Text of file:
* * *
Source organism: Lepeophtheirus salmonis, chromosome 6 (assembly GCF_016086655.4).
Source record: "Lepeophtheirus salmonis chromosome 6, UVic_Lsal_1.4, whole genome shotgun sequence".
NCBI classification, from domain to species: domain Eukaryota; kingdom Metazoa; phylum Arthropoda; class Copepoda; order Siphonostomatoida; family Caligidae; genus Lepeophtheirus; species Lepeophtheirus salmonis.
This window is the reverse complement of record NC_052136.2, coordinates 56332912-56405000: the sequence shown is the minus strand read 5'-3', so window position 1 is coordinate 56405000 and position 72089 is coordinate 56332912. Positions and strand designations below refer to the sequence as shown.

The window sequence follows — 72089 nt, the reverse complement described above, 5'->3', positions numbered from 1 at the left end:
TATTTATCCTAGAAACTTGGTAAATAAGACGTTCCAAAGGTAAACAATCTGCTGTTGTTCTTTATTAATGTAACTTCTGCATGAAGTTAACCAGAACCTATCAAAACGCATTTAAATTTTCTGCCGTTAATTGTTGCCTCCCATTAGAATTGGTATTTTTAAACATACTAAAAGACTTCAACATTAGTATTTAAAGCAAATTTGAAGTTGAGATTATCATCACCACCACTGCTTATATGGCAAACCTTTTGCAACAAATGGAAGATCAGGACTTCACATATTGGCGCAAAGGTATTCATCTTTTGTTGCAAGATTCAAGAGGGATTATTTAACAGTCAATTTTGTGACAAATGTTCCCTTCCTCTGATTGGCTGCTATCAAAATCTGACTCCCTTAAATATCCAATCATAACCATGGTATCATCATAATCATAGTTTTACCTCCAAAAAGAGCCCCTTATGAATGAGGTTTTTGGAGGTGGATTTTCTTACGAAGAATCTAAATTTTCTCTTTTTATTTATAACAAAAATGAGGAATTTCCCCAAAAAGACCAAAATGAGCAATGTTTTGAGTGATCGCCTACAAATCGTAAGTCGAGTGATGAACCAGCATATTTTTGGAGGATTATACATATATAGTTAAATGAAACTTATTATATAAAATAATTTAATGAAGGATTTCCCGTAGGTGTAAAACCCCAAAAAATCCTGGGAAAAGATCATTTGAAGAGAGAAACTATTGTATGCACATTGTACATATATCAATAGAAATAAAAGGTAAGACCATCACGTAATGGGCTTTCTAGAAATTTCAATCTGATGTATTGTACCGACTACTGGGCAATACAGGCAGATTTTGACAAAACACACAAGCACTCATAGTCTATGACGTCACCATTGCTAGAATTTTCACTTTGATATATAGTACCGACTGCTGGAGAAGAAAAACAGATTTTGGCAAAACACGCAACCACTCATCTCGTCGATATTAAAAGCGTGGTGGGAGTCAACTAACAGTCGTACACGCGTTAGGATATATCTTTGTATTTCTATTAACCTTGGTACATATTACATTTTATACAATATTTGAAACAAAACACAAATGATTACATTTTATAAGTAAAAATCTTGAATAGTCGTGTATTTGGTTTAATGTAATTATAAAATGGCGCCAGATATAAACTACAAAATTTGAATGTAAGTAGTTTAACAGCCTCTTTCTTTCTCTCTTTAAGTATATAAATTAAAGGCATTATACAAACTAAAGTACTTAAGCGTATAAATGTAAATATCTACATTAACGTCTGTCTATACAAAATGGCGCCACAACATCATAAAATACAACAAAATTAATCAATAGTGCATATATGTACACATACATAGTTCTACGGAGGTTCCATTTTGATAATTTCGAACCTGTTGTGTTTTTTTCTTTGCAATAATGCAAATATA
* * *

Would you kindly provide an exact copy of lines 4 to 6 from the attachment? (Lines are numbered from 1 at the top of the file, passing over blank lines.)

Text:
This window is the reverse complement of record NC_052136.2, coordinates 56332912-56405000: the sequence shown is the minus strand read 5'-3', so window position 1 is coordinate 56405000 and position 72089 is coordinate 56332912. Positions and strand designations below refer to the sequence as shown.

The window sequence follows — 72089 nt, the reverse complement described above, 5'->3', positions numbered from 1 at the left end:
TATTTATCCTAGAAACTTGGTAAATAAGACGTTCCAAAGGTAAACAATCTGCTGTTGTTCTTTATTAATGTAACTTCTGCATGAAGTTAACCAGAACCTATCAAAACGCATTTAAATTTTCTGCCGTTAATTGTTGCCTCCCATTAGAATTGGTATTTTTAAACATACTAAAAGACTTCAACATTAGTATTTAAAGCAAATTTGAAGTTGAGATTATCATCACCACCACTGCTTATATGGCAAACCTTTTGCAACAAATGGAAGATCAGGACTTCACATATTGGCGCAAAGGTATTCATCTTTTGTTGCAAGATTCAAGAGGGATTATTTAACAGTCAATTTTGTGACAAATGTTCCCTTCCTCTGATTGGCTGCTATCAAAATCTGACTCCCTTAAATATCCAATCATAACCATGGTATCATCATAATCATAGTTTTACCTCCAAAAAGAGCCCCTTATGAATGAGGTTTTTGGAGGTGGATTTTCTTACGAAGAATCTAAATTTTCTCTTTTTATTTATAACAAAAATGAGGAATTTCCCCAAAAAGACCAAAATGAGCAATGTTTTGAGTGATCGCCTACAAATCGTAAGTCGAGTGATGAACCAGCATATTTTTGGAGGATTATACATATATAGTTAAATGAAACTTATTATATAAAATAATTTAATGAAGGATTTCCCGTAGGTGTAAAACCCCAAAAAATCCTGGGAAAAGATCATTTGAAGAGAGAAACTATTGTATGCACATTGTACATATATCAATAGAAATAAAAGGTAAGACCATCACGTAATGGGCTTTCTAGAAATTTCAATCTGATGTATTGTACCGACTACTGGGCAATACAGGCAGATTTTGACAAAACACACAAGCACTCATAGTCTATGACGTCACCATTGCTAGAATTTTCACTTTGATATATAGTACCGACTGCTGGAGAAGAAAAACAGATTTTGGCAAAACACGCAACCACTCATCTCGTCGATATTAAAAGCGTGGTGGGAGTCAACTAACAGTCGTACACGCGTTAGGATATATCTTTGTATTTCTATTAACCTTGGTACATATTACATTTTATACAATATTTGAAACAAAACACAAATGATTACATTTTATAAGTAAAAATCTTGAATAGTCGTGTATTTGGTTTAATGTAATTATAAAATGGCGCCAGATATAAACTACAAAATTTGAATGTAAGTAGTTTAACAGCCTCTTTCTTTCTCTCTTTAAGTATATAAATTAAAGGCATTATACAAACTAAAGTACTTAAGCGTATAAATGTAAATATCTACATTAACGTCTGTCTATACAAAATGGCGCCACAACATCATAAAATACAACAAAATTAATCAATAGTGCATATATGTACACATACATAGTTCTACGGAGGTTCCATTTTGATAATTTCGAACCTGTTGTGTTTTTTTCTTTGCAATAATGCAAATATA